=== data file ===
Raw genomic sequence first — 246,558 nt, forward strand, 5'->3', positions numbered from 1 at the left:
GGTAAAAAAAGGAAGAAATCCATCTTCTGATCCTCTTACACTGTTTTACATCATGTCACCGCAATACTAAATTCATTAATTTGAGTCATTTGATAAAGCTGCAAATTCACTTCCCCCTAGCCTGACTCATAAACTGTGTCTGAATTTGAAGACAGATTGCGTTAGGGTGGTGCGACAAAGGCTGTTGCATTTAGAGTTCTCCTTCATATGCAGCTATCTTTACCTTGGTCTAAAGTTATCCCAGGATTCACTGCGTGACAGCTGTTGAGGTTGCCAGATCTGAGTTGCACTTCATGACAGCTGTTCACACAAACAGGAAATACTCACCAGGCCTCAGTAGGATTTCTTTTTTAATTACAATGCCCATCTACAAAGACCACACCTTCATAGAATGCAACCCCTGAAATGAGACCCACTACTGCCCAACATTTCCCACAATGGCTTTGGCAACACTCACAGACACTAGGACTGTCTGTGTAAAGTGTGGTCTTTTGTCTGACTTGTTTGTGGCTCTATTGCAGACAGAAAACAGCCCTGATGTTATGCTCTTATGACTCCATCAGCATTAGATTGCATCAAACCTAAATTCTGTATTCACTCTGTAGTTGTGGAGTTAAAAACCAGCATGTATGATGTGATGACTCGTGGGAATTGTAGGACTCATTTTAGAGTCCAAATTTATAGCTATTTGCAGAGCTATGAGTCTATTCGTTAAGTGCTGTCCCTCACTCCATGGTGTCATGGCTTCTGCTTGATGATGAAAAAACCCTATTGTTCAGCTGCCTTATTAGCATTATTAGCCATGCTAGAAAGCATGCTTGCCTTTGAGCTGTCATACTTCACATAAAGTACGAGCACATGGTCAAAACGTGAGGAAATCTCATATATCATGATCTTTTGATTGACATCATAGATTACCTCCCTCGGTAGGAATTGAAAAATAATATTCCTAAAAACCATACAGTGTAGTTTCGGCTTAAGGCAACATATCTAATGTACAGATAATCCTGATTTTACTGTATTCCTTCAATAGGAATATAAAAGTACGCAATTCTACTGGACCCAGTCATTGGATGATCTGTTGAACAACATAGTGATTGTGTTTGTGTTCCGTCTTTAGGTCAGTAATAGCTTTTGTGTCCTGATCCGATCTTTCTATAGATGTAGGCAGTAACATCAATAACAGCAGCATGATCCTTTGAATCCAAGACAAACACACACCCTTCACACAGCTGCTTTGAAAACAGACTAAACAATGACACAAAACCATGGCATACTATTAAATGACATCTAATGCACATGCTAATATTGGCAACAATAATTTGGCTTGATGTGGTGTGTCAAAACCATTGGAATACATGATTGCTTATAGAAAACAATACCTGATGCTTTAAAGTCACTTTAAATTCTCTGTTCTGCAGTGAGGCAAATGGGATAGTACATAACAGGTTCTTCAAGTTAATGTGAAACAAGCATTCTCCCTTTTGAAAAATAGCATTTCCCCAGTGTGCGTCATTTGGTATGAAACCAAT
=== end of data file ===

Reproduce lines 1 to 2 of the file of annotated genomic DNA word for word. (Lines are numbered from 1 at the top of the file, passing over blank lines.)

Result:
Raw genomic sequence first — 246,558 nt, forward strand, 5'->3', positions numbered from 1 at the left:
GGTAAAAAAAGGAAGAAATCCATCTTCTGATCCTCTTACACTGTTTTACATCATGTCACCGCAATACTAAATTCATTAATTTGAGTCATTTGATAAAGCTGCAAATTCACTTCCCCCTAGCCTGACTCATAAACTGTGTCTGAATTTGAAGACAGATTGCGTTAGGGTGGTGCGACAAAGGCTGTTGCATTTAGAGTTCTCCTTCATATGCAGCTATCTTTACCTTGGTCTAAAGTTATCCCAGGATTCACTGCGTGACAGCTGTTGAGGTTGCCAGATCTGAGTTGCACTTCATGACAGCTGTTCACACAAACAGGAAATACTCACCAGGCCTCAGTAGGATTTCTTTTTTAATTACAATGCCCATCTACAAAGACCACACCTTCATAGAATGCAACCCCTGAAATGAGACCCACTACTGCCCAACATTTCCCACAATGGCTTTGGCAACACTCACAGACACTAGGACTGTCTGTGTAAAGTGTGGTCTTTTGTCTGACTTGTTTGTGGCTCTATTGCAGACAGAAAACAGCCCTGATGTTATGCTCTTATGACTCCATCAGCATTAGATTGCATCAAACCTAAATTCTGTATTCACTCTGTAGTTGTGGAGTTAAAAACCAGCATGTATGATGTGATGACTCGTGGGAATTGTAGGACTCATTTTAGAGTCCAAATTTATAGCTATTTGCAGAGCTATGAGTCTATTCGTTAAGTGCTGTCCCTCACTCCATGGTGTCATGGCTTCTGCTTGATGATGAAAAAACCCTATTGTTCAGCTGCCTTATTAGCATTATTAGCCATGCTAGAAAGCATGCTTGCCTTTGAGCTGTCATACTTCACATAAAGTACGAGCACATGGTCAAAACGTGAGGAAATCTCATATATCATGATCTTTTGATTGACATCATAGATTACCTCCCTCGGTAGGAATTGAAAAATAATATTCCTAAAAACCATACAGTGTAGTTTCGGCTTAAGGCAACATATCTAATGTACAGATAATCCTGATTTTACTGTATTCCTTCAATAGGAATATAAAAGTACGCAATTCTACTGGACCCAGTCATTGGATGATCTGTTGAACAACATAGTGATTGTGTTTGTGTTCCGTCTTTAGGTCAGTAATAGCTTTTGTGTCCTGATCCGATCTTTCTATAGATGTAGGCAGTAACATCAATAACAGCAGCATGATCCTTTGAATCCAAGACAAACACACACCCTTCACACAGCTGCTTTGAAAACAGACTAAACAATGACACAAAACCATGGCATACTATTAAATGACATCTAATGCACATGCTAATATTGGCAACAATAATTTGGCTTGATGTGGTGTGTCAAAACCATTGGAATACATGATTGCTTATAGAAAACAATACCTGATGCTTTAAAGTCACTTTAAATTCTCTGTTCTGCAGTGAGGCAAATGGGATAGTACATAACAGGTTCTTCAAGTTAATGTGAAACAAGCATTCTCCCTTTTGAAAAATAGCATTTCCCCAGTGTGCGTCATTTGGTATGAAACCAAT